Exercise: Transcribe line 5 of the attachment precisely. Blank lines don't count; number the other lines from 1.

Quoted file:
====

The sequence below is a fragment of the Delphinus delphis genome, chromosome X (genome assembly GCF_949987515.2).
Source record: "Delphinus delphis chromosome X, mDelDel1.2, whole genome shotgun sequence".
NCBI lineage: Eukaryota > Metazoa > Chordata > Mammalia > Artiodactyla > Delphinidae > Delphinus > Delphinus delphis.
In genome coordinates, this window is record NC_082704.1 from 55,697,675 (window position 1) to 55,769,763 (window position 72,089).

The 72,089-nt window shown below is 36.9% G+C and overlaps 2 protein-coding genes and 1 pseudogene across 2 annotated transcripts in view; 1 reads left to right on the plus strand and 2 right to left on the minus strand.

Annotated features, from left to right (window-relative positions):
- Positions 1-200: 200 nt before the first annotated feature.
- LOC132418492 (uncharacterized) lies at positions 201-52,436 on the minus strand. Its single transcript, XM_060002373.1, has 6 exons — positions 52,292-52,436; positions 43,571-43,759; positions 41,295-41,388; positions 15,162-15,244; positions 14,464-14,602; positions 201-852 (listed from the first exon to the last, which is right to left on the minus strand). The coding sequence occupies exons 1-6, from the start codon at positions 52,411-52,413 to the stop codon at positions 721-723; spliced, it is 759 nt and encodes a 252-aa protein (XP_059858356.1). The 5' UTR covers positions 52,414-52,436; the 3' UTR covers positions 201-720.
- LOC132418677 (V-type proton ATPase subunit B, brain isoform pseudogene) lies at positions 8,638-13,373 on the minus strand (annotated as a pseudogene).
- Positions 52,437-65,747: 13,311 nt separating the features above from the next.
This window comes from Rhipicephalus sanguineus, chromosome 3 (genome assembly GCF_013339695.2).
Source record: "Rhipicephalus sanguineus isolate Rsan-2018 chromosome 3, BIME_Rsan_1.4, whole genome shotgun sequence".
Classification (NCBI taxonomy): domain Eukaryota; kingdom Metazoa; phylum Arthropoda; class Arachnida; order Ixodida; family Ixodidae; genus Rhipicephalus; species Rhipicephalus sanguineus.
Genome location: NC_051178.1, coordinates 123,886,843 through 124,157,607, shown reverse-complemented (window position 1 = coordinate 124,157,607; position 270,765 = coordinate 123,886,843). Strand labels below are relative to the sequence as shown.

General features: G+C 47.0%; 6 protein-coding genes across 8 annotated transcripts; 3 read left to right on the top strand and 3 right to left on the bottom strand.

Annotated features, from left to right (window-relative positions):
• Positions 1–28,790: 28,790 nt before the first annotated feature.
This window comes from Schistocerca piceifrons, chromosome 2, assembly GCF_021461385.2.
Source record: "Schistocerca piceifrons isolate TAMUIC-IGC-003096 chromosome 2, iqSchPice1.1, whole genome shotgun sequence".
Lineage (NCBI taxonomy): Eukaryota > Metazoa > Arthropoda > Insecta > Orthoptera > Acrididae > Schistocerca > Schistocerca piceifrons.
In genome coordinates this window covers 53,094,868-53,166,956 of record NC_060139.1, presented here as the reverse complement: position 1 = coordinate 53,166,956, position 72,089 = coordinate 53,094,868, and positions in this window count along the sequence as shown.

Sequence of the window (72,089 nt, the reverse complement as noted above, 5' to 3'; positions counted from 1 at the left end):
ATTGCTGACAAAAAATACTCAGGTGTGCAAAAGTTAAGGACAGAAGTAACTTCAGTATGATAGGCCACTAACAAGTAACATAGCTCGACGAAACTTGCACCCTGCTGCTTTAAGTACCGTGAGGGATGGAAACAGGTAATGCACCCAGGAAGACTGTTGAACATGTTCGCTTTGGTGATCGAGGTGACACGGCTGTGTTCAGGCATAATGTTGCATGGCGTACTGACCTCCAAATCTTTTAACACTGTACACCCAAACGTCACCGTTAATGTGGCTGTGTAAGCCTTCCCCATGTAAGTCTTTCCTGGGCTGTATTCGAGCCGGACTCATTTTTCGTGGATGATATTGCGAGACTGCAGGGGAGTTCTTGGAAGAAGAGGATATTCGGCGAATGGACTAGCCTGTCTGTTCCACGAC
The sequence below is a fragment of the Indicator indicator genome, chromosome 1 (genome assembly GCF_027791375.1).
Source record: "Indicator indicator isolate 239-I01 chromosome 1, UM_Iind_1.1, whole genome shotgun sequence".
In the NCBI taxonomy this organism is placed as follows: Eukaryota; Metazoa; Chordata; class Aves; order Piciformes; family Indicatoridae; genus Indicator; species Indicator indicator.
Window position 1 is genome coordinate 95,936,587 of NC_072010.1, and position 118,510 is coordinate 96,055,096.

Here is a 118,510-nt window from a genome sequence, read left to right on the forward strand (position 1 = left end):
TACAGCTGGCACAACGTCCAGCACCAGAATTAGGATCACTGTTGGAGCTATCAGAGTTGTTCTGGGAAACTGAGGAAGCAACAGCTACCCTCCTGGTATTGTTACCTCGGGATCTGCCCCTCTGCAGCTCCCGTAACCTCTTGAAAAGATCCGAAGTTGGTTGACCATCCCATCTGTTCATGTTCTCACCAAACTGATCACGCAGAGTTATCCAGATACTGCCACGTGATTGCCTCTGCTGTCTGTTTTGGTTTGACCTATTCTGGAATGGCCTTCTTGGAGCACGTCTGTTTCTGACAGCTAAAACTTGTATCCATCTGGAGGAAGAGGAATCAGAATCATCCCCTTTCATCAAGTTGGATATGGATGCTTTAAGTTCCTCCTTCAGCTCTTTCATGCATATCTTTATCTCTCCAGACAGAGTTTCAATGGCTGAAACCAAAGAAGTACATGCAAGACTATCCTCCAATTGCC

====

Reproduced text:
The 72,089-nt window shown below is 36.9% G+C and overlaps 2 protein-coding genes and 1 pseudogene across 2 annotated transcripts in view; 1 reads left to right on the plus strand and 2 right to left on the minus strand.